It is. Nor would it help you in any meaningful way if the answer were "yes", since nothing could stop root from making any amount of symlinks to /dev entries, for multiple different reasons only root ever heard of. I.e. a "has a link" check is both effectively impossible, and totally useless.
That would be putting the cart before the horse.
The only way symlinks inside the /dev tree would help would be if you _required_ one to the right device, under a unique name you specified in advance. That was the whole idea behind truly ancient "standard" symlinks like /dev/mouse or /dev/modem, and could work the same to justify a new entry /dev/TimsProgramsSerialPort (or rather ~/.TimsProgram/serialPort)
Not to mention that these days, any such install-time static set-up would make even less sense than it did back then, as serial ports on desktop machines have long since been predominantly of the hot-plugged USB persuasion, which only exist as /dev entries for the time the USB-to-serial thingy is actually plugged in. You'ld be better off querying the /proc pseudo files about what types of devices there are (if that still exists these days; haven't done much Linux for most of the past decade).
What I'm doing with the symbolic links is to give USB serial ports meaningful names. The USB to serial cable with the '1' on it is always '/ dev/ttyCable1', regardless of whether it's /dev/ttyUSB0 or /dev/ttyUSB42. All of the USB serial devices I commonly use get names and udev rules, which goes a long way to helping me actually be useful with them.
That exactly what I do too, using a udev rule. That way it works even if the port was still open when unplugged and re-plugged. I also do not know a simple solution to your question. But from the command line something like
rb-thinkpad:/dev # ls -l | grep ttyS0 lrwxrwxrwx 1 root root 5 Aug 8 09:07 serial-link -> ttyS0 crw-rw---- 1 root dialout 4, 64 Aug 8 2014 ttyS0
would do it. I had just created a symlink "serial-link".
You can look at st_nlink in the stat struct to see if multiple directory entries point to the same inode. This wont tell you anything about symlinks though. There is no easy way, that I know of, to go from the referenced file back to the symlink entry (or hard link).
But even the hard link count does not help you much. I can use mknod(1) or mknod(2) to create any number of /dev entries with the same major/minor numbers.
I have a hub taped to my desk, and when I plug a FTDI cable into port 2 I get a /dev/ttySerial_hub2 serial port (and a "hub2b" port, if it is a dual-port FTDI device). Rules like that make life much easier on Linux, and are a world apart from Windows giving new comms port numbers for every device/port combination you use. But it depends on how much control you have of the machine in use.
USB serial ports are normally called ttyUSBx, but can sometimes have different names (I have seen ttyACMx). You could probably search for all /dev/ttyXXX devices where XXX is not just a number - I don't know of any tty names other than serial ports.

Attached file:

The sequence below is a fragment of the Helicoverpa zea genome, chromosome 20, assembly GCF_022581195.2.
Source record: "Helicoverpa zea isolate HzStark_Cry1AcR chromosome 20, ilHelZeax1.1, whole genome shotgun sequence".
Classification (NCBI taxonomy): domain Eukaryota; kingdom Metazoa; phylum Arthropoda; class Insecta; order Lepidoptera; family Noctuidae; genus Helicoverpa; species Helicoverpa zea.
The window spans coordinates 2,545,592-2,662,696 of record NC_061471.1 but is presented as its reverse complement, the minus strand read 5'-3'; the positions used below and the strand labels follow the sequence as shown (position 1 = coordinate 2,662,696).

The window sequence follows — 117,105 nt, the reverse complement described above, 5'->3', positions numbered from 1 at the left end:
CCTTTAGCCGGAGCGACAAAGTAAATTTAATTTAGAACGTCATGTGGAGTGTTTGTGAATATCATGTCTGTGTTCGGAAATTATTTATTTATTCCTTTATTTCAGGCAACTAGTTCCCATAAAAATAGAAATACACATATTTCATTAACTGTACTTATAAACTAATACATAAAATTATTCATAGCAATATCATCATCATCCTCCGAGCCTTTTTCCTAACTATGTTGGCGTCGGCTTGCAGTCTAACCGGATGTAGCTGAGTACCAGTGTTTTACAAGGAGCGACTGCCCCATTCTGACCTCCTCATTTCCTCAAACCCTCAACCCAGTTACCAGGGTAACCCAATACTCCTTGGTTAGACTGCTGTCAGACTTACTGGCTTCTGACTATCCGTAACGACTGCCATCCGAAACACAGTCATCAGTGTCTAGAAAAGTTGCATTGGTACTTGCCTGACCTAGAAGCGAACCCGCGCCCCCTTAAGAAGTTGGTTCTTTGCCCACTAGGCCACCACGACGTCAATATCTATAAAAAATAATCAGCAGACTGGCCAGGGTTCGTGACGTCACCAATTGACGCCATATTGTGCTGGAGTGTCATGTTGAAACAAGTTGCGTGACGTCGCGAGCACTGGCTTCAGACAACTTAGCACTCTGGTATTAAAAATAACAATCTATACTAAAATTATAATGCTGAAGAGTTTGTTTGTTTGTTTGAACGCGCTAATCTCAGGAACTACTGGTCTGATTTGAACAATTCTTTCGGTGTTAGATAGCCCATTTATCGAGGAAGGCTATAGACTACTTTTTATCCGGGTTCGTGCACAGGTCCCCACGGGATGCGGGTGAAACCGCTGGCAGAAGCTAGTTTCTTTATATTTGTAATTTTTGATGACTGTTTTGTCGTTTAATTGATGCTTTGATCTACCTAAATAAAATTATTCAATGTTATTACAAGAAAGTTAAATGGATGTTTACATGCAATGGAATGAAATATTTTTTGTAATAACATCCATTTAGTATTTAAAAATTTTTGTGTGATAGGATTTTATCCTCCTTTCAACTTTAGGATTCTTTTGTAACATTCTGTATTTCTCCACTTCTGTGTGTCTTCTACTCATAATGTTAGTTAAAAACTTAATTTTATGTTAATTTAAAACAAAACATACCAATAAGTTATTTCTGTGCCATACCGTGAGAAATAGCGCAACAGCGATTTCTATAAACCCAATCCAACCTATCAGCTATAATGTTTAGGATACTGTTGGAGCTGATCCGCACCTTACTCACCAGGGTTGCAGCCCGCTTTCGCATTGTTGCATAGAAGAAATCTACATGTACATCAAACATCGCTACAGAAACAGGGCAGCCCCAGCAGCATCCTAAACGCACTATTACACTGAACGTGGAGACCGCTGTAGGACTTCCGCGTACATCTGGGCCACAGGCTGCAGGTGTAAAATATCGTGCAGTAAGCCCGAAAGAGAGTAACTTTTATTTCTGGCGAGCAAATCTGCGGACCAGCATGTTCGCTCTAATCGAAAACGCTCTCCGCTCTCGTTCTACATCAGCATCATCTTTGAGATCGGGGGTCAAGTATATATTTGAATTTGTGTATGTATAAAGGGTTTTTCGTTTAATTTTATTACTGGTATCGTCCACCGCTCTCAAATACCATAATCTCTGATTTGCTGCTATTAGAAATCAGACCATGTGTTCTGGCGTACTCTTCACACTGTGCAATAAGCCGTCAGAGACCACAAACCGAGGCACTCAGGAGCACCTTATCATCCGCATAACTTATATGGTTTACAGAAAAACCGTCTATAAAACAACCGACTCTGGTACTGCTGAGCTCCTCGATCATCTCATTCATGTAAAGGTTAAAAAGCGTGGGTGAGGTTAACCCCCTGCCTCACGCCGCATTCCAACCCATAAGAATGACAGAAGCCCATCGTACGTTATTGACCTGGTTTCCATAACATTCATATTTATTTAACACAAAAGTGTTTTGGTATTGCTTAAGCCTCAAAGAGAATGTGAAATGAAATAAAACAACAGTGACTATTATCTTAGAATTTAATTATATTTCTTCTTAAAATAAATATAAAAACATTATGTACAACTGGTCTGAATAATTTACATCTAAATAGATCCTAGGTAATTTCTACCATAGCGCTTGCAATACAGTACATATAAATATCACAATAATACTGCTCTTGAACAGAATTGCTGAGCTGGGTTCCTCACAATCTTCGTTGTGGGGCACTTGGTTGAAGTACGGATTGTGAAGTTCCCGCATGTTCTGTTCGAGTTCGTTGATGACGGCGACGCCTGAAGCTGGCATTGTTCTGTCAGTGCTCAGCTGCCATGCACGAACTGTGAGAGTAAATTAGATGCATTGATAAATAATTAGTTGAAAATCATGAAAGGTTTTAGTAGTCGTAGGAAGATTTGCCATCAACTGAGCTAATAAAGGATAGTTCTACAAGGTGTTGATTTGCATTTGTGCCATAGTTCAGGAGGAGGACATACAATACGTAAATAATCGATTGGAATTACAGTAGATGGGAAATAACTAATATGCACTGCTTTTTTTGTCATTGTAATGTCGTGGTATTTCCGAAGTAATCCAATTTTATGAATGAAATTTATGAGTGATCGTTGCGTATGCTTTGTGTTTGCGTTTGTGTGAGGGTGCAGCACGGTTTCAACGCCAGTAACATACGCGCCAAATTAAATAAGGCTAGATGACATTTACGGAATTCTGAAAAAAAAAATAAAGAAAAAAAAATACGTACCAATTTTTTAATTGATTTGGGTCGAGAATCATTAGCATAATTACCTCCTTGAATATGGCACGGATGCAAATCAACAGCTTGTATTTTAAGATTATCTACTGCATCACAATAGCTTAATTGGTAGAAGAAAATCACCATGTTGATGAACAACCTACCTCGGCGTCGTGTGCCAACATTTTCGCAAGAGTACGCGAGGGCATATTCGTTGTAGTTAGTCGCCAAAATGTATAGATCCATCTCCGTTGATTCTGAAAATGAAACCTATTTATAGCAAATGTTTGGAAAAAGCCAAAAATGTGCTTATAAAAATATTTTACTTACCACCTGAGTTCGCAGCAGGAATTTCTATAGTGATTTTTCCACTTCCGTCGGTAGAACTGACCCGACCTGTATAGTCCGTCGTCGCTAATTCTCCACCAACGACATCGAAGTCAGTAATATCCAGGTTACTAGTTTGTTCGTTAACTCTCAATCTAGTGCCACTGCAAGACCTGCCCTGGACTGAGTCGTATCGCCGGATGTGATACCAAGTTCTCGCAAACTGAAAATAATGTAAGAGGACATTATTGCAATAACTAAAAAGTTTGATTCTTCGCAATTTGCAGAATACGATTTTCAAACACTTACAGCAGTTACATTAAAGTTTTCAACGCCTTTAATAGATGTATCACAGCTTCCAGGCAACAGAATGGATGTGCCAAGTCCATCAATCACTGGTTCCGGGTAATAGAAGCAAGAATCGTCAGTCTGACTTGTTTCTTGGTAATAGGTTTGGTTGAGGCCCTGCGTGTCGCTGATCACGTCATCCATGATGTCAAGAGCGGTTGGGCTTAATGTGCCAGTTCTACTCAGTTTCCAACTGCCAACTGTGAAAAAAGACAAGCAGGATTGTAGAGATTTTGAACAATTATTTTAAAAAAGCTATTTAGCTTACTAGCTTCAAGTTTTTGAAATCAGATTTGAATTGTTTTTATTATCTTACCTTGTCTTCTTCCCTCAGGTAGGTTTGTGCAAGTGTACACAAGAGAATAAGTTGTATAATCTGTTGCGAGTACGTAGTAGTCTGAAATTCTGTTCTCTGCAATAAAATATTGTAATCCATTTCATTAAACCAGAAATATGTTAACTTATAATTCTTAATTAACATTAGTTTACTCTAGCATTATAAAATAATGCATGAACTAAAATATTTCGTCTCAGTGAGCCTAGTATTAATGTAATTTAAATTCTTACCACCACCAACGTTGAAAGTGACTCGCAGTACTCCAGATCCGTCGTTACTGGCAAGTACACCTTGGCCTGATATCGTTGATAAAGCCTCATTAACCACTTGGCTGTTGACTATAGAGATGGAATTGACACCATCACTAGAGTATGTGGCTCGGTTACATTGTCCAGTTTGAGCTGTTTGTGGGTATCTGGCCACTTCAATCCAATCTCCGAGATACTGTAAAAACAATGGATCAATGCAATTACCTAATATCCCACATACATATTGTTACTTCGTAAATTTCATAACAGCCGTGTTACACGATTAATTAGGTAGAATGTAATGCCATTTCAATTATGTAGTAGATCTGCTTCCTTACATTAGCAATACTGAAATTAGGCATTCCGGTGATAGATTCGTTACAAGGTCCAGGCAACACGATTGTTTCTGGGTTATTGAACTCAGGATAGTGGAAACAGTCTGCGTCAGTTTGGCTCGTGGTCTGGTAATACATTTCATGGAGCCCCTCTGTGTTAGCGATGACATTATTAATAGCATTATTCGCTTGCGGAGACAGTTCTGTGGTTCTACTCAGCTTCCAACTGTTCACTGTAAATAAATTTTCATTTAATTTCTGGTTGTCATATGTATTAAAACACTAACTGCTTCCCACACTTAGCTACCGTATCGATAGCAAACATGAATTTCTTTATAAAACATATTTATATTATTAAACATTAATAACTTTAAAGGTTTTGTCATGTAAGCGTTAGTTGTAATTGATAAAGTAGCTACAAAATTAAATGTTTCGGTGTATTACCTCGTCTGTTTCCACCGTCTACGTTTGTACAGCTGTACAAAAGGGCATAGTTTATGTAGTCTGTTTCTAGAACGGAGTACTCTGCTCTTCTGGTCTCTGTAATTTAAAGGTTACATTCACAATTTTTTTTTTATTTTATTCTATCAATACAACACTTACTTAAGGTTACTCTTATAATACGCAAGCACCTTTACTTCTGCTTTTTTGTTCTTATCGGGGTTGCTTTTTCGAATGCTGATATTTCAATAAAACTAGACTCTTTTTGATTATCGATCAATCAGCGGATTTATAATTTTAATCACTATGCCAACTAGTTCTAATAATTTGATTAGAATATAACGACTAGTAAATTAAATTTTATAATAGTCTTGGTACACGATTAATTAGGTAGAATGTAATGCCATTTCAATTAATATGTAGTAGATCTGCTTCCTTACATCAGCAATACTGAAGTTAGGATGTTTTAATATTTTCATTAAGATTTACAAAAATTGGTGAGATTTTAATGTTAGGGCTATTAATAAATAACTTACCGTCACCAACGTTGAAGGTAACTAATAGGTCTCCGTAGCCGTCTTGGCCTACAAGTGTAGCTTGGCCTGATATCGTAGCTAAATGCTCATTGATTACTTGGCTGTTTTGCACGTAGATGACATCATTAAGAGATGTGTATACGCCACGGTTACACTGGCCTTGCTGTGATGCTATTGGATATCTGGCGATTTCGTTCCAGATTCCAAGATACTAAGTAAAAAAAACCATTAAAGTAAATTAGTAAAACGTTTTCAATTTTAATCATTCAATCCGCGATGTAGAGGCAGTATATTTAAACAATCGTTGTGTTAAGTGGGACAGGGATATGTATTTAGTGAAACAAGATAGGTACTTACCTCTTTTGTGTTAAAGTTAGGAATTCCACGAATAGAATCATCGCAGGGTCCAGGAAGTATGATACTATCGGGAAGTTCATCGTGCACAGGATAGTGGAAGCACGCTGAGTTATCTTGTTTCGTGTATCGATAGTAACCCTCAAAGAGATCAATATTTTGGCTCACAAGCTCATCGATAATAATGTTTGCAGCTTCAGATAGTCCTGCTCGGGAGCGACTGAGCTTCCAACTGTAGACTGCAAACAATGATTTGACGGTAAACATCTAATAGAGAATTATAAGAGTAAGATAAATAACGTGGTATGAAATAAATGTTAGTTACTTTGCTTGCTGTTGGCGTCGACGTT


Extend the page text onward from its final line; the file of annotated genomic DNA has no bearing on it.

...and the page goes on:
Hard links cannot be differentiated from the original filename link to the inode: they are all borne equal. You can create a file under one name, hard link a second name to it and delete the original name. The resulting file continues to exist under the new name just as it were created under it originally.
Symbolic links can be identified with lstat() and the target can be resolved with readlink(). For an example, man 2 readlink.
AFAIK, there is no means for a file to know if a path to it is buried as a symbolic link somewhere in the filesystem, pointing to the file, but for your purposes it does not matter, as you're going to scan the device directory anyway. You should be prepared to scan sub-directories as well, as many distributions create sub-directorien in /dev.
The /sys pseudo-filesystem is a peephole into the device driver data structures in the kernel. You can find everything about USB devices by scanning the /sys/bus/usb/ directory and the 'files' under it.
In article , Joe Chisolm wrote: }On Thu, 07 Aug 2014 17:13:44 -0500, Tim Wescott wrote: } }> Subject line says it -- is there a handy way under Linux to tell if a }> file is linked _to_? .. } There is no easy way, that I know of, to go from }the referenced file back to the symlink entry
To find links to file with a unique name foo you can try:
find / -lname foo
but it's actually a lot more complicated than that, as the target of a symlink can be either an absolute path or a relative path, so a symlink to "../a" might refer to the same file as "/x/y/z/a" or a different one depending on its location, so merely matching the name is not enough. And, in fact, -lname matches a pattern, so my example matches "xfoo".
In general, you need to examine the whole filesystem hierarchy and even that may not be enough, depending on your definition of reference as there could be a symlink on a filesystem which is not currently mounted.